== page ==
Good Food, Bad Foods, and the Ugly Consequences

This week I wanted to jump on and do a really quick little post about weight bias. I’ve mentioned this term before but I haven’t really talked about. My favorite statement around weight bias is this:

Weight Bias is the only socially acceptable form of discrimination in our country. 

That one can sting a bit. Just think about it. Let it sink in. When was the last time you judged someone’s motivation, character or morals just on their size? Prior to COVID and social distancing, I bet you could think of a moment in the previous few days, if not day.

Is Weight Bias really an Issue?

Weight bias is pervasive, especially in health care (over 60% express weight bias). Read about it here, here, here and here. We see then undesired effects of an unhealthy lifestyle and are programmed to associate them with weight alone. We are told that if people just exercised more and ate better they could all be thin and healthy and we wouldn’t be battling endless complications from diabetes, heart disease and kidney disease.

The worst part about this – patients know it. They have felt discriminated against by their providers. They avoid medical care because their providers treat them differently or judge them. Going to the doctor leaves them feeling empty and shameful for who they are. Would you go to the doctor if you knew you’d be judged and minimized? Better believe I’d stay home.

Weight vs. Behaviors

But as any of you who have read my blog before know, I don’t believe this direct association (here’s one of the many articles where I talk about it). Weight in itself is not the problem. Behaviors are the problem that lead to the medical issues above. Weight is just around for the ride. Some with gain a lot of weight from the behaviors. Others won’t gain any. Yet, we fixate on the one piece of the equation that we have little control over.

No one can guarantee they can weigh a certain number on a certain day. They CAN guarantee if they get out and move.

There are a handful of medical problems I see that are directly related to weight. But these are much less than what I see related to behaviors. So why do we focus on weight?

I believe it’s because it’s easy to focus on. If we are focusing on weight, we can visually see if someone is doing what they “should” do. We can measure it directly. We can give blanket advice and our hands are wiped clean of responsibility. If the patient doesn’t lose weight, well I told them what to do and they just didn’t do it. If the patient says the did, well they must not understand how to actually do that or must be lying.

These are comments health care professions (and the general public) think regularly. Because we have weight bias. We think life is black and white. You are either healthy or unhealthy. Thin or fat. Good or bad. Strong or weak. Something or nothing.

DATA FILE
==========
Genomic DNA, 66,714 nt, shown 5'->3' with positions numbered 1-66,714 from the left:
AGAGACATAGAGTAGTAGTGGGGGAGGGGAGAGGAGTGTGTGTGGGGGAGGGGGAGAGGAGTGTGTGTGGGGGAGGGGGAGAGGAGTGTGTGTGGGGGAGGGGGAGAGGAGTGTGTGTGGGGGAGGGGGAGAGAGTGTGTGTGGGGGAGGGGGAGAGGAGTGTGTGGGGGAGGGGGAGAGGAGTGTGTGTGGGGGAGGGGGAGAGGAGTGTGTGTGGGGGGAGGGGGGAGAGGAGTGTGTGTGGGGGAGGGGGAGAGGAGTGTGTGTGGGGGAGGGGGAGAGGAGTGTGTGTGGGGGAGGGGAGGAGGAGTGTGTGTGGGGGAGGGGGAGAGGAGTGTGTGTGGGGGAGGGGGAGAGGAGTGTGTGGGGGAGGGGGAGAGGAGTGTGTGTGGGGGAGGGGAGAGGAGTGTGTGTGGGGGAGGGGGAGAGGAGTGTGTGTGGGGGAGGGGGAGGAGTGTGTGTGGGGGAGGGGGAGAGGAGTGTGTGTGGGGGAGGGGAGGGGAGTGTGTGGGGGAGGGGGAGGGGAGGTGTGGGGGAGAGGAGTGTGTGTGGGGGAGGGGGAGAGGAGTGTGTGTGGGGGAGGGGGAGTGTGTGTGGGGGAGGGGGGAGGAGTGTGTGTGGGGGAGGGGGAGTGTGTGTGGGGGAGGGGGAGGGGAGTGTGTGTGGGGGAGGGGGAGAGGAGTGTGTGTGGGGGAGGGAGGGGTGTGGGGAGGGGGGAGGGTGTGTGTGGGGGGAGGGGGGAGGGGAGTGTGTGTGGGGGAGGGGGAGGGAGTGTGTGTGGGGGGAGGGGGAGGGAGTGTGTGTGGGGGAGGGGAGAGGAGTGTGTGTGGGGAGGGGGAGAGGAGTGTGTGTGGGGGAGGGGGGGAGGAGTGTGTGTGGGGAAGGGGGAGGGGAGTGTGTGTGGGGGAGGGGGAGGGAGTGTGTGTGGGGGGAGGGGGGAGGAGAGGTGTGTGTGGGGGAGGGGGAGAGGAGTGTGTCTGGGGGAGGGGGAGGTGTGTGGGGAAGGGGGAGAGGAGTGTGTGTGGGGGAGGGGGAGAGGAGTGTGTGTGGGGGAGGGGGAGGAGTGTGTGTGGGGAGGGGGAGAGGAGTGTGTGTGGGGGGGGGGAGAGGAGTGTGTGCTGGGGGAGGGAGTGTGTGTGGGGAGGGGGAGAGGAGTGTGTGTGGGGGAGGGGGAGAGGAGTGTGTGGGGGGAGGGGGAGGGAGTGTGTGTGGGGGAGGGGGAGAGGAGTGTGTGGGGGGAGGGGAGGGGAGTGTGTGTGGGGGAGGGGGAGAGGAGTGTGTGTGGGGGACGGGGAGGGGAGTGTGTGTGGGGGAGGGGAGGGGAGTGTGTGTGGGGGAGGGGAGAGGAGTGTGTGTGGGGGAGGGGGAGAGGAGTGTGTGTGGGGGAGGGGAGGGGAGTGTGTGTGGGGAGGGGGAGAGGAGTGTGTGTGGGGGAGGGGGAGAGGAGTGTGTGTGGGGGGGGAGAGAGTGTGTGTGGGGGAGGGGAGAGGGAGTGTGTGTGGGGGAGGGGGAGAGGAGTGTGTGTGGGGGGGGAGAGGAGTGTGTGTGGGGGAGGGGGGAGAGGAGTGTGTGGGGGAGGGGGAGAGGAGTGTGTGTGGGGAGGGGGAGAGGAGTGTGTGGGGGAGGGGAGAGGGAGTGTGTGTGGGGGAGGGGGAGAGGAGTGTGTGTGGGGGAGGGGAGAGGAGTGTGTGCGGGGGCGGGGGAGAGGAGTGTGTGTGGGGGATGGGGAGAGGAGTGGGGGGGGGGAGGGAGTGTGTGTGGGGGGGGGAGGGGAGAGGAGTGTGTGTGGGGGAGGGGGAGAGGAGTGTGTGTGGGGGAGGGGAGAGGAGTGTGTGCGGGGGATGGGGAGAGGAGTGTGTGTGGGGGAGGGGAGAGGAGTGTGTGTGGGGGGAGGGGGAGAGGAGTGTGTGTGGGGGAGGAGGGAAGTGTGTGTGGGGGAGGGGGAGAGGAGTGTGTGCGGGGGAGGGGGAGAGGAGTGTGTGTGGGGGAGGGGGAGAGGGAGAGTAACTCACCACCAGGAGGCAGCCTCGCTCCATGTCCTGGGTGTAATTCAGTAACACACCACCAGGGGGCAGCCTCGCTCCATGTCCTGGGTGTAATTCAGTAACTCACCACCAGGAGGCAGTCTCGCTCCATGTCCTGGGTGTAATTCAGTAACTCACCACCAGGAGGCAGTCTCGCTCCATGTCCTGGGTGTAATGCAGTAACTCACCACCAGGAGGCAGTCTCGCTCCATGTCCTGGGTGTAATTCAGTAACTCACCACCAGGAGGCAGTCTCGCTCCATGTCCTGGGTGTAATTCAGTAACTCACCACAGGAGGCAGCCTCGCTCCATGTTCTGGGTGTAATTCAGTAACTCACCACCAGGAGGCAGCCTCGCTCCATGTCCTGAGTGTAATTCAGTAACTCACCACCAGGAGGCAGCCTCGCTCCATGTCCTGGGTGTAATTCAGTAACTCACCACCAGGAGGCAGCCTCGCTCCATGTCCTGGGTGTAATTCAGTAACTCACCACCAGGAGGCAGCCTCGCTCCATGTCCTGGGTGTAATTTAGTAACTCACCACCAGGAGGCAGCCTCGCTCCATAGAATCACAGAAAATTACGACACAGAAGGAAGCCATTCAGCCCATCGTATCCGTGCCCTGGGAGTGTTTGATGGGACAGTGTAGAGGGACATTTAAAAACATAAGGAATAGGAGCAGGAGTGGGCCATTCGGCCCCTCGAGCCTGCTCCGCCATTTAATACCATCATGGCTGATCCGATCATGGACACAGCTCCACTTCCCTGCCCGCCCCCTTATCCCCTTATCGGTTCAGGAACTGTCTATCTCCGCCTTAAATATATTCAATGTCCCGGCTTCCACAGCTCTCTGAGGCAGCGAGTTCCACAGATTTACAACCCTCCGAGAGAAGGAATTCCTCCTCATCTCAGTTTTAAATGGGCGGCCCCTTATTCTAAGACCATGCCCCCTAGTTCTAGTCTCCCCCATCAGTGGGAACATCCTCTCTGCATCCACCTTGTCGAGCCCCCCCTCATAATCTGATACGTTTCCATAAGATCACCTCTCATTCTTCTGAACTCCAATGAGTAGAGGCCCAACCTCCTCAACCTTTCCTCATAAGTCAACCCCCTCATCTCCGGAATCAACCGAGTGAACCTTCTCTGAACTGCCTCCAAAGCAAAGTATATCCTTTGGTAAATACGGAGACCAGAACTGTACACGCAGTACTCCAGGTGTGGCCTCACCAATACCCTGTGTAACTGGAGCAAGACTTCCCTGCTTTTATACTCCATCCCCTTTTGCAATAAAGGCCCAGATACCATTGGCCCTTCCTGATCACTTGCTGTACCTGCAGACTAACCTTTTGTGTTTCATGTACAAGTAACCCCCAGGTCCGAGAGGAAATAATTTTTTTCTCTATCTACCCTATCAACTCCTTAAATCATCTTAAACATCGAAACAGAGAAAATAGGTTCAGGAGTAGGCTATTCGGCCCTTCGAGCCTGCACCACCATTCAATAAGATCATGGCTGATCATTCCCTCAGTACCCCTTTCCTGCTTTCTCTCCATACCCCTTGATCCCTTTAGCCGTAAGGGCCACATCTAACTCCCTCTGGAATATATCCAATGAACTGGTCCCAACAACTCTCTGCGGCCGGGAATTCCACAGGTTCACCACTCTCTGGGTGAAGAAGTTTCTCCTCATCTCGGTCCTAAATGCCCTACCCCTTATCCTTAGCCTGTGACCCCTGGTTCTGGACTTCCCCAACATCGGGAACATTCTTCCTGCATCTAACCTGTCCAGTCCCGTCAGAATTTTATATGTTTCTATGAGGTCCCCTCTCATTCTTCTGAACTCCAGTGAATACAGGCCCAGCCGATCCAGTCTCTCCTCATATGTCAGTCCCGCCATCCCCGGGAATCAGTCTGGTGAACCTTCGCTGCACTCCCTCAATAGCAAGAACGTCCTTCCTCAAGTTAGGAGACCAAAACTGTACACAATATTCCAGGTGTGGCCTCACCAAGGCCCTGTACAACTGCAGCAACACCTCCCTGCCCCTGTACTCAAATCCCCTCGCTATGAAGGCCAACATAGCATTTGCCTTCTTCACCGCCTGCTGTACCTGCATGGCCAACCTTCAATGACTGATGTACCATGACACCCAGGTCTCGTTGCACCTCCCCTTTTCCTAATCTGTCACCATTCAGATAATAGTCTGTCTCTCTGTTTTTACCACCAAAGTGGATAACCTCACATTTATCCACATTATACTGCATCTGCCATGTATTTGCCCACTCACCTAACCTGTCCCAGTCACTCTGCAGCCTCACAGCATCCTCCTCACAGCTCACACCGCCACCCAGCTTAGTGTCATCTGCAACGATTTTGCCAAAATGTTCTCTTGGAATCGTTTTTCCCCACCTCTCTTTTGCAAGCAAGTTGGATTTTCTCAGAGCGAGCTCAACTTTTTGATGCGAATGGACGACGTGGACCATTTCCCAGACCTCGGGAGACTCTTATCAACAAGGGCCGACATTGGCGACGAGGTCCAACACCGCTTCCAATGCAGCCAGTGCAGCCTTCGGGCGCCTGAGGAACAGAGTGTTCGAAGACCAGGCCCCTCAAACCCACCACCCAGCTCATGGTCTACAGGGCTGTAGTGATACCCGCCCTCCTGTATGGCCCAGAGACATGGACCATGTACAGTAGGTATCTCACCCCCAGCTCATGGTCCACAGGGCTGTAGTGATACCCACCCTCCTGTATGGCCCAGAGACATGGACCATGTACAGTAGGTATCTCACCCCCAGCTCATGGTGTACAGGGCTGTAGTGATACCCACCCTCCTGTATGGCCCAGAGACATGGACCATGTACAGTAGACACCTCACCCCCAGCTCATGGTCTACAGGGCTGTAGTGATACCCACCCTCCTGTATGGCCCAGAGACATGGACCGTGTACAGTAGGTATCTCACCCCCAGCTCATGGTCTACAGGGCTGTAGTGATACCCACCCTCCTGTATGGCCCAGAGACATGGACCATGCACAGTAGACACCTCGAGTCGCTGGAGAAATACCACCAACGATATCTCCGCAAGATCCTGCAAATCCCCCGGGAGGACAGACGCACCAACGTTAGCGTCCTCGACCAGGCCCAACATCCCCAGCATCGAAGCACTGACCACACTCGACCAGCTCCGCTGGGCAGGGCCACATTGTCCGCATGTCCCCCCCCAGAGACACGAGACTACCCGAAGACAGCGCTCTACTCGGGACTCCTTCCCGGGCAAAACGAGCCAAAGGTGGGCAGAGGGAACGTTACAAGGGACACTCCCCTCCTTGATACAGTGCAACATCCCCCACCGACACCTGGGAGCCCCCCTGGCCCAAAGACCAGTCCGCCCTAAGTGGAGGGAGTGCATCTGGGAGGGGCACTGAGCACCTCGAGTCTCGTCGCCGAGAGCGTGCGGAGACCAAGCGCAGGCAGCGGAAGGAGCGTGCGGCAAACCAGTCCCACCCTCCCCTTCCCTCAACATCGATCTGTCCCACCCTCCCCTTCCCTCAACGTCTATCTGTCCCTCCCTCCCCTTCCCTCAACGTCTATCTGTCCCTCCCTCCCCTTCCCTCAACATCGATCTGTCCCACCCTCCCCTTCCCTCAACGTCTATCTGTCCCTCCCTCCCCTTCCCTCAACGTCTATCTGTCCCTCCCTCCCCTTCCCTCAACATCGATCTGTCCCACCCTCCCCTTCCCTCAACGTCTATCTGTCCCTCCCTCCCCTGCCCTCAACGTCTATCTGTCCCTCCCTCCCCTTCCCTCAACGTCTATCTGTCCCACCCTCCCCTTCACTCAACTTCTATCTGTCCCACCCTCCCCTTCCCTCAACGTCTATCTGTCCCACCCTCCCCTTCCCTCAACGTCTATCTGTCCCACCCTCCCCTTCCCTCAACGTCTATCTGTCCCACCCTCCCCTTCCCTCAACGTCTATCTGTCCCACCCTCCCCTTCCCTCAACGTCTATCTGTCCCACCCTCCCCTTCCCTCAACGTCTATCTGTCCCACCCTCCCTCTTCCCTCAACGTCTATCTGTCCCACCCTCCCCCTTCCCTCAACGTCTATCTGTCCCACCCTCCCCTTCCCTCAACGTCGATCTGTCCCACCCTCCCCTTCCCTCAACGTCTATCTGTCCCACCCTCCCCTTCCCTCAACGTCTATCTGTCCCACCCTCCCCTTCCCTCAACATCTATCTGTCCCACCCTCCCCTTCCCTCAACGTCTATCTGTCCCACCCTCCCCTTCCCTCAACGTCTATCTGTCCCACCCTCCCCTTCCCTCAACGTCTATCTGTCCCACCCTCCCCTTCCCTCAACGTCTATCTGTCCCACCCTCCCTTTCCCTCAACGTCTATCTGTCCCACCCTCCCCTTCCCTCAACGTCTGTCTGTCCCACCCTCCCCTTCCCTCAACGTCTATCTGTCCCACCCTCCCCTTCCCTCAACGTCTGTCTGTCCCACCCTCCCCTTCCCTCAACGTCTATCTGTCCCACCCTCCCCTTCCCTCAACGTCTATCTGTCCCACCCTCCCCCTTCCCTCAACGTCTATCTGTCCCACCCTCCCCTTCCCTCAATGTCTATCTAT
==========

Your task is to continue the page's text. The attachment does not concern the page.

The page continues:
Pervasive and Conflicting Messaging

How did we get here? Our society has trained us from a very young age to believe these things. And to believe that weight loss is something to strive for. We hear messaging about diets and weight starting at a young age. And then we hear conflicting messages about “bad foods” and how they are just so good. TV commercials telling us to eat more and we’ll experience bliss or friendship. And we buy into, get a dopamine hit when we eat them, and feel guilty afterwards.

What can we do?

First, acknowledge the bias. Harvard has an awesome collection of Implicit Bias tests you can do for free here. After you take it, come back and tell me how it went. A word of caution – this test does NOT mean you are a bad person. I have weight bias. It is has been ingrained in my for 30 years. The difference is, I acknowledge it and actively work towards dispelling the story my brain was trained to believe. You can too.

Next, acknoweldge when this bias shows up in your day. When you think about food as good and bad. When you think about fat as good or bad. When you do things for weight and not health. When you judge others.

Next, consider another perspective. People around you are all experiencing life through a different lens. Try to put their lens on. Remember, most of us are doing the best we can given our circumstances. Try to actively reframe how you think about others in the moment. For example, you can tell you’re judging someone else about their weight. Pause. Put their lens on for a bit and try to reframe to experience empahty and compassion for others.

Last, begin to actively change the conversation. If you hear someone judging another, don’t jump in and add fuel to the fire. Saying nothing is still something. As you become more comfortable, consider offering a gentle counter argument.

Final Thoughts

Stop back and tell me how this story touched you. Are you being discriminated against because of your size? Did you find out you have strong weigh bias? Did you learn you are discriminating against others? I’d love to hear your takeaways and experiences.

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